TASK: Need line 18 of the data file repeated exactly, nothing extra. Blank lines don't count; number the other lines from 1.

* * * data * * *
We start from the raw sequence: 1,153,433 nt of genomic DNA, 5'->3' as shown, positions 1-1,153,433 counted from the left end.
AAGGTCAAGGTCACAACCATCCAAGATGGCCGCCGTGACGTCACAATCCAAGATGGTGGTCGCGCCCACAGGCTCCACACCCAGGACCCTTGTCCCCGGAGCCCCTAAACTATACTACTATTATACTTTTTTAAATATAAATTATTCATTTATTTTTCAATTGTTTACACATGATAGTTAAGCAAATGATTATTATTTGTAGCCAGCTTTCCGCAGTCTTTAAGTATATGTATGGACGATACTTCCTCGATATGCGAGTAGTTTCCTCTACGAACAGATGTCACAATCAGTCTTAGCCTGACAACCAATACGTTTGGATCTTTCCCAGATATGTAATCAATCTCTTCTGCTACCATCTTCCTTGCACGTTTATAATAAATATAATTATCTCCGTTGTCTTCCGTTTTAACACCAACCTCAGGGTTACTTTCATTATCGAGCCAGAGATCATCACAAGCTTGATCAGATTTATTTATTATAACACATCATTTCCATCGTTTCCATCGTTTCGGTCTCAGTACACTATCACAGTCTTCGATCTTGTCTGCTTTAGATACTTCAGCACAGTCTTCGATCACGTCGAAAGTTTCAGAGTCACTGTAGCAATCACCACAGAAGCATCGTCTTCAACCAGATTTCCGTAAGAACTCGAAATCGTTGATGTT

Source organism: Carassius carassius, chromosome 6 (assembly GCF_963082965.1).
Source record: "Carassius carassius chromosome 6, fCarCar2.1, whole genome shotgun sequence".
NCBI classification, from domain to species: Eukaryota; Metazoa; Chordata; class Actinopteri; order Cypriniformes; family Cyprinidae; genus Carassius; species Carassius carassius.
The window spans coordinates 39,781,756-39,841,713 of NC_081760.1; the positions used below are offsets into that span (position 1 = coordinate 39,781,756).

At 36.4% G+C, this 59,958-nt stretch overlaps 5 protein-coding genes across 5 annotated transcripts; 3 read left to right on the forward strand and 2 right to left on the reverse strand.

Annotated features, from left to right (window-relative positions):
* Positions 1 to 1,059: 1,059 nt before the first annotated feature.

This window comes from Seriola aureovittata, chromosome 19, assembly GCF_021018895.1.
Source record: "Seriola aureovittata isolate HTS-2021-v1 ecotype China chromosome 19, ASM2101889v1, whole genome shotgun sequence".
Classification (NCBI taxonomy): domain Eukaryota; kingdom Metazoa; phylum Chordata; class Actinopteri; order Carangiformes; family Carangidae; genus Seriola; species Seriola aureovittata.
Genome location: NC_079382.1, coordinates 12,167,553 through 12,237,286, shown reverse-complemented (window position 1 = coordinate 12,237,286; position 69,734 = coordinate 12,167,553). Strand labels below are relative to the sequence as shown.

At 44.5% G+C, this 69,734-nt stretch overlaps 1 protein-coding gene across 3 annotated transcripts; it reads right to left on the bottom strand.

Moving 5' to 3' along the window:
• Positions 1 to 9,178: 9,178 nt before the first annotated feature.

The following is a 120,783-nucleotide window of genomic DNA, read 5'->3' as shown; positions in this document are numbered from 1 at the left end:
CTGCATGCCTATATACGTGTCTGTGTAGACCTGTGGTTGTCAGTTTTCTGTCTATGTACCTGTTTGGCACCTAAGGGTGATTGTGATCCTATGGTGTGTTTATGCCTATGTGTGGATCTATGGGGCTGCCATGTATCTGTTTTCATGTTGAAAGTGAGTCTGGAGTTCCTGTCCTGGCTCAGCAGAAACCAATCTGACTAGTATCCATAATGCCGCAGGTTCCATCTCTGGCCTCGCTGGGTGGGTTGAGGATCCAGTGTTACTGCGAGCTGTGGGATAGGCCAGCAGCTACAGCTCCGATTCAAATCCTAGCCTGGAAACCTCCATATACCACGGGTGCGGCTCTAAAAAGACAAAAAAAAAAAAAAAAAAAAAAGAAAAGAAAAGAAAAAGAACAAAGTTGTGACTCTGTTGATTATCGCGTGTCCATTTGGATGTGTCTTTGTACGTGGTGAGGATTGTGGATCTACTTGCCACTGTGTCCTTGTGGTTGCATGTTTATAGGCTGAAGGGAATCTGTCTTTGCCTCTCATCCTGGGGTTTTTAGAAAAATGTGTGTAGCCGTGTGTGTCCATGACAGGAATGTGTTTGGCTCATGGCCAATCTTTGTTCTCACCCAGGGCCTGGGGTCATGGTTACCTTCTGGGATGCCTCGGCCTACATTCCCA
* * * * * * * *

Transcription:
CTGCATGCCTATATACGTGTCTGTGTAGACCTGTGGTTGTCAGTTTTCTGTCTATGTACCTGTTTGGCACCTAAGGGTGATTGTGATCCTATGGTGTGTTTATGCCTATGTGTGGATCTATGGGGCTGCCATGTATCTGTTTTCATGTTGAAAGTGAGTCTGGAGTTCCTGTCCTGGCTCAGCAGAAACCAATCTGACTAGTATCCATAATGCCGCAGGTTCCATCTCTGGCCTCGCTGGGTGGGTTGAGGATCCAGTGTTACTGCGAGCTGTGGGATAGGCCAGCAGCTACAGCTCCGATTCAAATCCTAGCCTGGAAACCTCCATATACCACGGGTGCGGCTCTAAAAAGACAAAAAAAAAAAAAAAAAAAAAAGAAAAGAAAAGAAAAAGAACAAAGTTGTGACTCTGTTGATTATCGCGTGTCCATTTGGATGTGTCTTTGTACGTGGTGAGGATTGTGGATCTACTTGCCACTGTGTCCTTGTGGTTGCATGTTTATAGGCTGAAGGGAATCTGTCTTTGCCTCTCATCCTGGGGTTTTTAGAAAAATGTGTGTAGCCGTGTGTGTCCATGACAGGAATGTGTTTGGCTCATGGCCAATCTTTGTTCTCACCCAGGGCCTGGGGTCATGGTTACCTTCTGGGATGCCTCGGCCTACATTCCCA